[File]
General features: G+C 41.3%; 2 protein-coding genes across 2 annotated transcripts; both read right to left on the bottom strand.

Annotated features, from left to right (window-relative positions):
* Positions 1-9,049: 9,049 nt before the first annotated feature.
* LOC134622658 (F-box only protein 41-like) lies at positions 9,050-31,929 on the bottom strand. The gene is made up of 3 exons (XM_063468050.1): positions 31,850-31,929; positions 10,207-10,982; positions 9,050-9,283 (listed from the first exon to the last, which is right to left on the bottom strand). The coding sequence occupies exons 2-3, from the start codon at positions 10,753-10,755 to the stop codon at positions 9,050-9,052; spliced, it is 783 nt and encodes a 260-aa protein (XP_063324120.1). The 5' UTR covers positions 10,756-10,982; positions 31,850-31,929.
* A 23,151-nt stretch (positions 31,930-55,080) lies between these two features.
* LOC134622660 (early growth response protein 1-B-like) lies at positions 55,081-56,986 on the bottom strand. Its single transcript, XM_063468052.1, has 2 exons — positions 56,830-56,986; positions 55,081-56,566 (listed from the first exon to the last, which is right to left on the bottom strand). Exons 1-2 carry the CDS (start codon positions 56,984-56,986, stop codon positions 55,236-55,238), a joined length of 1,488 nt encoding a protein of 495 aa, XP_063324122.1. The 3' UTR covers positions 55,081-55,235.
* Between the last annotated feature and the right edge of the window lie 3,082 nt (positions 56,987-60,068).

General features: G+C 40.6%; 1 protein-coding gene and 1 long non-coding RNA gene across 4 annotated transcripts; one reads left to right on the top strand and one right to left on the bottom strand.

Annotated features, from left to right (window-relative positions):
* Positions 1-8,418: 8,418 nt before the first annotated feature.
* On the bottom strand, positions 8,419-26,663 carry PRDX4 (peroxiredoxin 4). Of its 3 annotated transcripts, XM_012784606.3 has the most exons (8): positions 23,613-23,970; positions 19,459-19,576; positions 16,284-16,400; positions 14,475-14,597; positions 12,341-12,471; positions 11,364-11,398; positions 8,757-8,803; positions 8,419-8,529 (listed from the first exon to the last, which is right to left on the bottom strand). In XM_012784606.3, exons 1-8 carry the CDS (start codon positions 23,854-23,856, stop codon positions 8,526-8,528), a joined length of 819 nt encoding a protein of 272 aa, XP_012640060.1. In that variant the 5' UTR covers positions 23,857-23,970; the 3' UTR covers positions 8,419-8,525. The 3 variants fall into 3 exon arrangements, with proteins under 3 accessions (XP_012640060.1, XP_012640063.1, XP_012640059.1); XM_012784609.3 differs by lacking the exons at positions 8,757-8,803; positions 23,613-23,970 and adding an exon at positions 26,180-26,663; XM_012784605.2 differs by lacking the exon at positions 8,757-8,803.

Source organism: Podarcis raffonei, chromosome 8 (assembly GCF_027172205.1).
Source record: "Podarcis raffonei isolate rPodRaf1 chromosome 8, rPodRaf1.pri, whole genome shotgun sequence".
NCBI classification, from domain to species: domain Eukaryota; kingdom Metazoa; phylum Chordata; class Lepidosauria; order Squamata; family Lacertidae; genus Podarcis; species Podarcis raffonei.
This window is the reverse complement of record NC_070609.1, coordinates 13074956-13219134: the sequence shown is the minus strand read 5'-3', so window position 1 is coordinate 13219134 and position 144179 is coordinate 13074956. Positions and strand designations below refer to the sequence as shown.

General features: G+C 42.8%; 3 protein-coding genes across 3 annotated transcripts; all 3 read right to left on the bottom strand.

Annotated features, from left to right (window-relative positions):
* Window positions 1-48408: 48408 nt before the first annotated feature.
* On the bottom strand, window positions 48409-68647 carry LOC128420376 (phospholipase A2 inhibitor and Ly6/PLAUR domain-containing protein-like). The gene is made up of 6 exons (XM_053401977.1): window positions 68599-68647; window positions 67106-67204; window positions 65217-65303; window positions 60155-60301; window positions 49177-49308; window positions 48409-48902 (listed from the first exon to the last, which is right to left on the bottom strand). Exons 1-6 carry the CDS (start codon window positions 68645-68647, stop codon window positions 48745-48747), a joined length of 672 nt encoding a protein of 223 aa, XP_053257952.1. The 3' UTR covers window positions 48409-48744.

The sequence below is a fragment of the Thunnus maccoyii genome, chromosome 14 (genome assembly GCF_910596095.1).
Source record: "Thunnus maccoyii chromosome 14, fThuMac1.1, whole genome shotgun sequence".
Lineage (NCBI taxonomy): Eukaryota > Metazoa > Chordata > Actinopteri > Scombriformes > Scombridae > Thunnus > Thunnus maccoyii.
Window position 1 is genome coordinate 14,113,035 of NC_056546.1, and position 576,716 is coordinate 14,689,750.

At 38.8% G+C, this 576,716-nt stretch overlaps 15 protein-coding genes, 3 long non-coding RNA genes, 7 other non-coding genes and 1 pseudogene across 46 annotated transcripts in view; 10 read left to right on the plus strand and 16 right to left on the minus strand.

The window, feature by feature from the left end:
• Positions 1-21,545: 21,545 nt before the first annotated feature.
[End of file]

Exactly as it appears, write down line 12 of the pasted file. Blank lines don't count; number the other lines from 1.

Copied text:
Source organism: Podarcis raffonei, chromosome 8 (assembly GCF_027172205.1).